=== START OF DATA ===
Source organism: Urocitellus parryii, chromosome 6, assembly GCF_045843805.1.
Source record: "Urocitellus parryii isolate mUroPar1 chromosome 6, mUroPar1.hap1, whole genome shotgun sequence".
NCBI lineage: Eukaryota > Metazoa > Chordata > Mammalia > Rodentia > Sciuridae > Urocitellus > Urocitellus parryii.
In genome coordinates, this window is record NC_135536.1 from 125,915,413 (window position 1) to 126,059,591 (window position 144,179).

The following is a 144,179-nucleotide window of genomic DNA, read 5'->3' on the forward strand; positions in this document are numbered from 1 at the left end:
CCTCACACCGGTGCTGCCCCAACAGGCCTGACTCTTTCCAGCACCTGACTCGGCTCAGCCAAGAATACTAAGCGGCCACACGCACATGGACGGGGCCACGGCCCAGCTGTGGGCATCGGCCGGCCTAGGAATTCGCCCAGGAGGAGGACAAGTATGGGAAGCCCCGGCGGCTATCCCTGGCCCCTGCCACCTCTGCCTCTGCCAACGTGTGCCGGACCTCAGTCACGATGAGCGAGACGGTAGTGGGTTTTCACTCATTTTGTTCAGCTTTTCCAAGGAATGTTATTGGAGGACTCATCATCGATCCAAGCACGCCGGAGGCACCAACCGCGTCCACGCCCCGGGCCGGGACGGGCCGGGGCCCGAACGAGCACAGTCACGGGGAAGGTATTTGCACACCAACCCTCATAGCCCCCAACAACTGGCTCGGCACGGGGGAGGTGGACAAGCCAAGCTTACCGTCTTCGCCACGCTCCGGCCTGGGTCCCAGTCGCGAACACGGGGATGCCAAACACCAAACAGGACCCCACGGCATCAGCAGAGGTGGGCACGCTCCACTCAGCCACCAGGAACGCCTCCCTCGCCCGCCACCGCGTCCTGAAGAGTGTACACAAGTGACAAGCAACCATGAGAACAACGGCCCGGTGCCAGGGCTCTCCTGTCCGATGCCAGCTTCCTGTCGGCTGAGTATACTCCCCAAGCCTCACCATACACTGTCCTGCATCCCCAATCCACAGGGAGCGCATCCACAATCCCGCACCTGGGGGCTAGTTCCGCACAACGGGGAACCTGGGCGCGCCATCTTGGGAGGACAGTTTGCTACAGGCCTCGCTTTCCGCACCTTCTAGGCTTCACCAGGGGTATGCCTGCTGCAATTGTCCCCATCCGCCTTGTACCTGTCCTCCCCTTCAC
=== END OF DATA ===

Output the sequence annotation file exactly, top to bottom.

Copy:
Source organism: Urocitellus parryii, chromosome 6, assembly GCF_045843805.1.
Source record: "Urocitellus parryii isolate mUroPar1 chromosome 6, mUroPar1.hap1, whole genome shotgun sequence".
NCBI lineage: Eukaryota > Metazoa > Chordata > Mammalia > Rodentia > Sciuridae > Urocitellus > Urocitellus parryii.
In genome coordinates, this window is record NC_135536.1 from 125,915,413 (window position 1) to 126,059,591 (window position 144,179).

The following is a 144,179-nucleotide window of genomic DNA, read 5'->3' on the forward strand; positions in this document are numbered from 1 at the left end:
CCTCACACCGGTGCTGCCCCAACAGGCCTGACTCTTTCCAGCACCTGACTCGGCTCAGCCAAGAATACTAAGCGGCCACACGCACATGGACGGGGCCACGGCCCAGCTGTGGGCATCGGCCGGCCTAGGAATTCGCCCAGGAGGAGGACAAGTATGGGAAGCCCCGGCGGCTATCCCTGGCCCCTGCCACCTCTGCCTCTGCCAACGTGTGCCGGACCTCAGTCACGATGAGCGAGACGGTAGTGGGTTTTCACTCATTTTGTTCAGCTTTTCCAAGGAATGTTATTGGAGGACTCATCATCGATCCAAGCACGCCGGAGGCACCAACCGCGTCCACGCCCCGGGCCGGGACGGGCCGGGGCCCGAACGAGCACAGTCACGGGGAAGGTATTTGCACACCAACCCTCATAGCCCCCAACAACTGGCTCGGCACGGGGGAGGTGGACAAGCCAAGCTTACCGTCTTCGCCACGCTCCGGCCTGGGTCCCAGTCGCGAACACGGGGATGCCAAACACCAAACAGGACCCCACGGCATCAGCAGAGGTGGGCACGCTCCACTCAGCCACCAGGAACGCCTCCCTCGCCCGCCACCGCGTCCTGAAGAGTGTACACAAGTGACAAGCAACCATGAGAACAACGGCCCGGTGCCAGGGCTCTCCTGTCCGATGCCAGCTTCCTGTCGGCTGAGTATACTCCCCAAGCCTCACCATACACTGTCCTGCATCCCCAATCCACAGGGAGCGCATCCACAATCCCGCACCTGGGGGCTAGTTCCGCACAACGGGGAACCTGGGCGCGCCATCTTGGGAGGACAGTTTGCTACAGGCCTCGCTTTCCGCACCTTCTAGGCTTCACCAGGGGTATGCCTGCTGCAATTGTCCCCATCCGCCTTGTACCTGTCCTCCCCTTCAC